Nicaragua: agriculture in a Liberalization context

Nicaragua: agriculture in a Liberalization context Early stages of integration to global networks. Context Nicaragua is the largest country in Central America, with a 130, 000 km2 and 5.4 million people, half of them live in rural areas. Nicaragua rates in the position 112 according to the Human Development Index, 48 % of the total

population live under the poverty line, and 70 % of them live in rural areas Agriculture represents 28 % of GDP. Main agricultural exports are: coffee, beef, sugar, dairy products and fruits. Agricultural production represents 42 % of total exports. Food production include grains such as: maize, beans, rice, poultry and pork There are 200,000 farms and 6.27 million has, (1963: 3,8 million has). Land Tenure Nicaraguan Land Distribution according to the National Census 2001 % 70.0 60.9 56.5

60.0 50.0 34.5 40.0 30.3 30.0 20.0 9.1 8.8 10.0 0.0 less than 14 ha

14.01 to 70 ha Range Area Families More than 70 ha Land Tenure Lorenz Curve of Land Concentration in Nicaragua 2001 120.00 100.00 % of Land 80.00 60.00

40.00 20.00 0.00 0.0 10.0 20.0 30.0 40.0 50.0 60.0 % of Families

70.0 80.0 90.0 100.0 110.0 Land uses Land uses in Nicaragua 2001 Total area: 6,277,745 has 4% 11% 14% 5% Annual Crops

Perennial Crops Land in rest 19% 15% Natural pastures Grass Woods No agricultural land 32% Liberalization and commercial balance

After 1990, there has been a rapid liberalization process Key agricultural products have been protected: maize, rice, bean, dairy products and sugar Agricultural exports have increased modestly (5 % annual) Agricultural imports have increased slowly. There is a positive balance in the agricultural trade. This may change with DR-CAFTA and Central American Integration process. Nicaragua has a negative trade balance due to industrial and oil imports. External Balance: Nicaragua: External balance on goods and services (% of GDP) 0 1990

1991 1992 1993 1994 1995 1996 1997 -10 % of GDP -20

-30 -40 -50 -60 -70 years 1998 1999 2000 2001

2002 2003 Trends in the Nicaraguan Agriculture First, a small segment of farmers linked with global distribution networks, such as quality markets for gourmet coffee, dairy products, sugar, peanuts, and plantains. Second, traditional agro-export chains integrate a significant number of cattle ranchers and coffee growers Third, the majority of rural households that produce

food products with low quality and are linked with local distribution networks Trends in the Nicaraguan Agriculture In general, rural workers and female-head household are the most vulnerable population across regions. The dry tropical region and the agricultural frontier have very few links with dynamic agricultural markets. Farmers from the Pacific plains and the old agricultural frontier have strong links with the traditional agro-export chains but only a small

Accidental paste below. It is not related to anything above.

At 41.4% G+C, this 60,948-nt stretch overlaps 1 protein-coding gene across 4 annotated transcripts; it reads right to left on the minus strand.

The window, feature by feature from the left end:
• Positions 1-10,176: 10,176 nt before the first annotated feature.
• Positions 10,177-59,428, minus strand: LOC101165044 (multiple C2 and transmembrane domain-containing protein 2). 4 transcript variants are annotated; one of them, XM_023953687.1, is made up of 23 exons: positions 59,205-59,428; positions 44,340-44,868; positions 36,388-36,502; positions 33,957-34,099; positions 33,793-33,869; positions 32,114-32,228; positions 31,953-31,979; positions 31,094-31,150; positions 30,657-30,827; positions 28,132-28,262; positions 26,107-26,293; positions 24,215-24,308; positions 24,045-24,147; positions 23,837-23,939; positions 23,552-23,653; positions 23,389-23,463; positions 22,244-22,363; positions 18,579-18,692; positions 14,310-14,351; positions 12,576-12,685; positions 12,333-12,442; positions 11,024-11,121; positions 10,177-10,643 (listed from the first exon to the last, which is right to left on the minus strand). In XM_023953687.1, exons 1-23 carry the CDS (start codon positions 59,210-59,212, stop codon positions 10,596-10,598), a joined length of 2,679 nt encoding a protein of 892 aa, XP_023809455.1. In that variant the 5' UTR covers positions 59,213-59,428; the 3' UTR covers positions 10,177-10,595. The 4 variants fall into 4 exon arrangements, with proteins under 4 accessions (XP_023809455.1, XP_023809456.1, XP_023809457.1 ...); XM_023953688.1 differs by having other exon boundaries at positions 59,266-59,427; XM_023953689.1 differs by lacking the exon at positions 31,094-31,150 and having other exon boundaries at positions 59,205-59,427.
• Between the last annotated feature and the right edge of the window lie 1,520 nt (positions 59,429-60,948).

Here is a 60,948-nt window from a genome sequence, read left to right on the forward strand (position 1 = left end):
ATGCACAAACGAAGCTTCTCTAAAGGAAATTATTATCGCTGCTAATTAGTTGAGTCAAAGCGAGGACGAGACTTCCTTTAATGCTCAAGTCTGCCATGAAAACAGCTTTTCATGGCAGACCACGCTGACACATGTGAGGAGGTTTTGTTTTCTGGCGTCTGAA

segment of agricultural producers have links with global distribution networks Businesses integration processes are in the early stages of development. Initial investment from Walmart, Cargil, Starrbucks, Yoplait and Parmalat. Vulnerable households Livelihood strategies Export Production Zones (Textile maquilas) Migrations to Costa Rica are related to jobs in the agricultural and services sector (300 to 500

thousands). Migrants to USA mainly work in the construction industry and the services sector (300 thousands approximately). There are limited migrations between rural regions Migration approximately represents 25 to 30 % of the active economic population Public and private transfers: Public transfers through projects for poverty reduction and public infrastructure are estimated

at 250 million per year. Public and private transfers represent about 44 percent of agricultural GDP. Public transfers tend to support relatively wealthy segments. Private remittances shore up incomes of rural poor household Structural Blockades Available land is now a scarce resource; thus internal migration are limited. There are growing restrictions for Nicaraguan migrants in both Costa and the USA. Public transfers are highly dependent on foreign

aid, which is declining. Challenges: Intensification of the agricultural production, increase land and labor productivity. Increase competitiveness of sensible products in the next 15 years in order to compete in a free trade context (Chile, Mexico, USA, Taiwan and EU). Reduce fragmentation and concentration of rural

financial markets. Resolve rural property issues and design public policies in order to reduce land concentration. Integrate small and medium farmers to productive clusters and distribution networks Challenges: Attraction of FDI with higher level of technology, which will demand skilled labor force and pay higher salaries. Compensation policies for most affected families, investment in human capital in order to integrate

them to other markets (labor and services) Public policies to facilitate/stimulate investment of remittances in productive activities A coherent public intervention in rural issues; currently, Nicaragua has several institutions, strategies and rural development interventions Thanks, this is Nicaragua

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